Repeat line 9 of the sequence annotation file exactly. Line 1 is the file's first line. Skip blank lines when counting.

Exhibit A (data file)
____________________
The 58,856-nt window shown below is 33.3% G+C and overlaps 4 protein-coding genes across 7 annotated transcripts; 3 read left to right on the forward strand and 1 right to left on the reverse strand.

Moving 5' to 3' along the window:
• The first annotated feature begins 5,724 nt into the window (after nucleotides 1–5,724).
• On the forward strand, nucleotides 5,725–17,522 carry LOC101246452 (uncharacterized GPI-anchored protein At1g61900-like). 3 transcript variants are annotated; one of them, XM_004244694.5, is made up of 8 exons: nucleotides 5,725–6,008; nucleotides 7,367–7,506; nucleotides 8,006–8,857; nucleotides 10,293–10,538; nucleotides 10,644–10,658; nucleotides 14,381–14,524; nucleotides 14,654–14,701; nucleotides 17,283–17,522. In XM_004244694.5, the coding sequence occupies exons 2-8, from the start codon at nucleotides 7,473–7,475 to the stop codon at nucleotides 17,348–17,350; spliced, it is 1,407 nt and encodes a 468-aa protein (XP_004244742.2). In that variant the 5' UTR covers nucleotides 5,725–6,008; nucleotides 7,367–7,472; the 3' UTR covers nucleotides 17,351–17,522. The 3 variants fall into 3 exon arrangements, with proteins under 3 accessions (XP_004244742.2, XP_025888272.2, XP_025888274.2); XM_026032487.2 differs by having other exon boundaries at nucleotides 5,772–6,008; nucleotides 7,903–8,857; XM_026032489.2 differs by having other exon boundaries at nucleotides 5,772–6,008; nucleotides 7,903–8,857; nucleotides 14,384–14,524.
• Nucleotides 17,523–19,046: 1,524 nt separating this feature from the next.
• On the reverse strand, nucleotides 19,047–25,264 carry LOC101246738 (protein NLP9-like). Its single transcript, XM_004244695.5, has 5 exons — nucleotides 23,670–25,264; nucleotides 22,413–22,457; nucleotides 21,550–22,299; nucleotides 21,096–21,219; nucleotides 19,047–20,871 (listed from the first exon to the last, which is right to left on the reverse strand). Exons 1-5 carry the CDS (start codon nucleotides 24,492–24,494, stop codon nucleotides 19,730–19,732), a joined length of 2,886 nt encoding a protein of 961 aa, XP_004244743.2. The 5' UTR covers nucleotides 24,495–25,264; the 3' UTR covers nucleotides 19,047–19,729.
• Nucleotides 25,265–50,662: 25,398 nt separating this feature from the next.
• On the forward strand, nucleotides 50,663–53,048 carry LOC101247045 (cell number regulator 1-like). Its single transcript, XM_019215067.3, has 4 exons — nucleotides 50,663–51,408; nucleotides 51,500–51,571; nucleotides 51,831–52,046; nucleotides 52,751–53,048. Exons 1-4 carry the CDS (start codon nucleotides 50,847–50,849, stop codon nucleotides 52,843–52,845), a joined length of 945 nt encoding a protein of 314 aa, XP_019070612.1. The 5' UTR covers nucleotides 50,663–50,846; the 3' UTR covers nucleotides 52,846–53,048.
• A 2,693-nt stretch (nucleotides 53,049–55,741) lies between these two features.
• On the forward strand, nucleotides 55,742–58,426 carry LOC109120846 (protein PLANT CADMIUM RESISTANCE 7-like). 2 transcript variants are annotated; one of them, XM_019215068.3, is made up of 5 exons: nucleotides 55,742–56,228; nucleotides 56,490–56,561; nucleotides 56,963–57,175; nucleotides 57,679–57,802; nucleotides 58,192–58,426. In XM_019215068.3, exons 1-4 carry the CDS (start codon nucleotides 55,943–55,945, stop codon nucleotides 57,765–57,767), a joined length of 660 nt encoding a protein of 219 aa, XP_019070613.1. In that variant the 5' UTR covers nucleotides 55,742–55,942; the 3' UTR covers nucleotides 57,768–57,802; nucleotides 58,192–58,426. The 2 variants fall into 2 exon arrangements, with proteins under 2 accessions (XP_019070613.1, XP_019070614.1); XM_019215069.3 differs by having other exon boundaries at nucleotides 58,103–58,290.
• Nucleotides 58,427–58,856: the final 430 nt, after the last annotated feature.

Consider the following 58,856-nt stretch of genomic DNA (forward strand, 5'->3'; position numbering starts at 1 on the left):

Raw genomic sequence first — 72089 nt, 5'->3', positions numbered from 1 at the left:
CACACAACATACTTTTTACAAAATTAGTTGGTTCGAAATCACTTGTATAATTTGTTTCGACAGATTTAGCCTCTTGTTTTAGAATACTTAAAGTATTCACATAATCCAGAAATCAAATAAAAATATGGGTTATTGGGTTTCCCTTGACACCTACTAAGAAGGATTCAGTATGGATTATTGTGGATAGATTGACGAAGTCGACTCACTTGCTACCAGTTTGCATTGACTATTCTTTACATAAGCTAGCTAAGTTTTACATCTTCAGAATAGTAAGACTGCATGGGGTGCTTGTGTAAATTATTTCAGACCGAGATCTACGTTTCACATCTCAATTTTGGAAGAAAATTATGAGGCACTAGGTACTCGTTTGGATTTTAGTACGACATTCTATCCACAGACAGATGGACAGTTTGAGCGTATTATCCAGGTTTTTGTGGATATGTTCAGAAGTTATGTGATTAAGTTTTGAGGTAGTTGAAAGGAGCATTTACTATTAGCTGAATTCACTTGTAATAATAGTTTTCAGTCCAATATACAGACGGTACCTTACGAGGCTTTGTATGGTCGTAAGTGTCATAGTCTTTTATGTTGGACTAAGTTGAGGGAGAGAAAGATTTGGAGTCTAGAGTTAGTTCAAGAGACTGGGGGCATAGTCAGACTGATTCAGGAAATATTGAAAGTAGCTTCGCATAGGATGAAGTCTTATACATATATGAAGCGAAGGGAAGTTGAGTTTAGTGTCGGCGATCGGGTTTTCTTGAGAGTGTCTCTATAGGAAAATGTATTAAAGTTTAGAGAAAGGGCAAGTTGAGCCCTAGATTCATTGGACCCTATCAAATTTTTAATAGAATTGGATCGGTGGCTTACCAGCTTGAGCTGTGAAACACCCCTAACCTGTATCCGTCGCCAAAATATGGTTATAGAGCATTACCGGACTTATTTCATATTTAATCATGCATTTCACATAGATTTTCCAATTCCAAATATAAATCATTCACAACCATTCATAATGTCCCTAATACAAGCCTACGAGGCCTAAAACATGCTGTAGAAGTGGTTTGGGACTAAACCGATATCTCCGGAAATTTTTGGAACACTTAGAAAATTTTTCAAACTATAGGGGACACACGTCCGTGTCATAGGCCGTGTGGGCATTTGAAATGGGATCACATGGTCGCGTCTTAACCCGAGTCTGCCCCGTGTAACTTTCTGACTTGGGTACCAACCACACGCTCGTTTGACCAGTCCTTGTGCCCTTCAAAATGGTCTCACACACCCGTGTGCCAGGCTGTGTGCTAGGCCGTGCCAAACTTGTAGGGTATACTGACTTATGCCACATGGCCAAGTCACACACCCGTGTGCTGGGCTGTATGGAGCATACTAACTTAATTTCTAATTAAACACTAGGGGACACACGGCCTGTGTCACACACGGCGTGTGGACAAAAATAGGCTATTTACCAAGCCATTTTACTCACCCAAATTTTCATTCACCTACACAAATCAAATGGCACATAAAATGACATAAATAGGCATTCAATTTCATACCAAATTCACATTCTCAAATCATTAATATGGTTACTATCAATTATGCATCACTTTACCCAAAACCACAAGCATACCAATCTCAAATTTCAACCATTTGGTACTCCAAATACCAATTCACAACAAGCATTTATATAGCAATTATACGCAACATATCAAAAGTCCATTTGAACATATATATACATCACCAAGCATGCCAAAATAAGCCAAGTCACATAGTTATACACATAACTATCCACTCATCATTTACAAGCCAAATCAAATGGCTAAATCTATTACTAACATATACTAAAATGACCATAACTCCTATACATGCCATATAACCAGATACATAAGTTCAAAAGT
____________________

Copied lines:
• A 2,693-nt stretch (nucleotides 53,049–55,741) lies between these two features.